Foodimentary - National Food Holidays


Interesting Food Facts about Pecan

  1. Pecans come in a variety of sizes – mammoth, extra large, large, medium, small and midget.
  2. Before a shelled pecan is ready to be sold, it must first be cleaned, sized, sterilized, cracked and finally, shelled.
  3. There are over 1,000 varieties of pecans.  Many are named for Native American Indian tribes, including Cheyenne, Mohawk, Sioux, Choctaw and Shawnee.
  4. Texas adopted the pecan tree as its state tree in 1919.
  5. 2 Pecans provide nearly 10 percent of the recommended Daily Value for zinc.

Fun Fact:

Albany, Georgia, which boasts more than 600,000 pecan trees, is the pecan capital of the U.S. Albany hosts the annual National Pecan Festival, which includes a race, parade, pecan-cooking contest, the crowning of the National Pecan Queen and many other activities.
The U.S. produces about 80 percent of the world’s pecan crop.
Native Americans utilized and cultivated wild pecans in the…

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Tomato and Asparagus “Carbonara”

This recipe by Cooking Light caught my attention, so I decided to make that today. According to the Almanac, asparagus is in prime season right now.  Asparagus is a heart-healthy veggie that is packed with folate (B vitamins) as well as vitamins A, C, and E. I followed this recipe pretty closely, except that I added a bit more olive oil to the cooked noodles and also added about 3 Tbs of basil pesto sauce.


Tomato and Asparagus Carbonara Recipe


  • 3 quarts water
  • 1 tablespoon extra-virgin olive oil
  • 1 pound (1-inch) diagonally cut trimmed asparagus
  • 3 garlic cloves, minced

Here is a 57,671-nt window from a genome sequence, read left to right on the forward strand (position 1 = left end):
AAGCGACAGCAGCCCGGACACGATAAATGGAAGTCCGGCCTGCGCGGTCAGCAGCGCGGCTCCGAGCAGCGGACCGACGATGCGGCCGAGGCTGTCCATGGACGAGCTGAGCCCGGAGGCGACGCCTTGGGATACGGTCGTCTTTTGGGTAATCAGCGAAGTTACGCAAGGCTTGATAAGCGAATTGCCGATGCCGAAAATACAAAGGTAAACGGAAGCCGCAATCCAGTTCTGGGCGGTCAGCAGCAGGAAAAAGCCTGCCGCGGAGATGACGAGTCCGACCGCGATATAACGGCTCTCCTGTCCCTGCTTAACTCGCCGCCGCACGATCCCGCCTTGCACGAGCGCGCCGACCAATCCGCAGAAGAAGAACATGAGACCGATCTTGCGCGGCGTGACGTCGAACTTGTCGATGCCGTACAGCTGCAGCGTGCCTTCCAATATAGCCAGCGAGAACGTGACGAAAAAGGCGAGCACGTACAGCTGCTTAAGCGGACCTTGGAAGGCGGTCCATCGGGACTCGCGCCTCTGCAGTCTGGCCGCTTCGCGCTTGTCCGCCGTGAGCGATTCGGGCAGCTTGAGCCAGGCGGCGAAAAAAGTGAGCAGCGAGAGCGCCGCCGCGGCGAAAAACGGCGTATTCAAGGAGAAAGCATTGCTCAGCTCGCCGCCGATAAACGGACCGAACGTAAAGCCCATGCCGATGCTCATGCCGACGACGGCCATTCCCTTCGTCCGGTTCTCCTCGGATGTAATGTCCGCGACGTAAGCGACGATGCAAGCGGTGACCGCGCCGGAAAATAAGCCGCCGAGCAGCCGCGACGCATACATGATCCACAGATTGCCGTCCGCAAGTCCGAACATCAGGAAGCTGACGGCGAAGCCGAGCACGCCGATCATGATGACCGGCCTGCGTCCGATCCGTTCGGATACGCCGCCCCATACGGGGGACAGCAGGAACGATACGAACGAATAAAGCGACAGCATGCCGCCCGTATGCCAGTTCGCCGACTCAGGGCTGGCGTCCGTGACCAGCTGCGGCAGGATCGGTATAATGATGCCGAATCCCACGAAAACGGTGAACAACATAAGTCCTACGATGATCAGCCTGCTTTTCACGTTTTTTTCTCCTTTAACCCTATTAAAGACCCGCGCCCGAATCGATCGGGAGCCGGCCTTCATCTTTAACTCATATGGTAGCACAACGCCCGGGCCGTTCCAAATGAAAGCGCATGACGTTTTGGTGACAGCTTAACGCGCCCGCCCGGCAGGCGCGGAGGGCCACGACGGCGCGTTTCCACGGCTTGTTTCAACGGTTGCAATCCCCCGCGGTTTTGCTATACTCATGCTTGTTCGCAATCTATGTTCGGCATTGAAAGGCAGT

• 1 pint cherry tomatoes, halved
  • 2 ounces pecorino Romano cheese, finely grated (about 1/2 cup)
  • 1/2 teaspoon kosher salt
  • 1/2 teaspoon freshly ground black pepper
  • 1 large egg
  • 8 ounces uncooked penne pasta
  • 1/4 cup fresh basil leaves


download-pasta 1

  1. Bring 3 quarts water to a boil in a Dutch oven.
  2. Heat a large nonstick skillet over medium-high heat. Add oil to pan; swirl to coat. Add asparagus; sauté 3 1/2 minutes. Add garlic; sauté for 1 minute. Add tomatoes; cook for 6 minutes or until tomatoes are tender.
  3. Combine cheese, salt, pepper, and egg in a large bowl, stirring with a whisk.
  4. Add pasta to boiling water; cook 10 minutes or until al dente. Drain and toss pasta immediately with egg mixture. Add tomato mixture, tossing until sauce thickens. Divide pasta equally among 4 bowls. Sprinkle each serving with 1 tablespoon basil. Serve immediately.

-pasta 2


Flat-Belly Foods -To help say Bye to Bloating

Source: A Healthier Michigan

There’s nothing more frustrating than working hard to tone up and still having a little belly that just won’t flatten. Sit-ups aren’t always the answer—that persistent pooch might be due to belly bloating, when a feeling of fullness is accompanied by a bulge in your abdomen. Bloating is common here and there, but if you’re feeling it on a more consistent basis, you may want to adjust your diet.

Here are a few foods that will help you flatten out that fullness: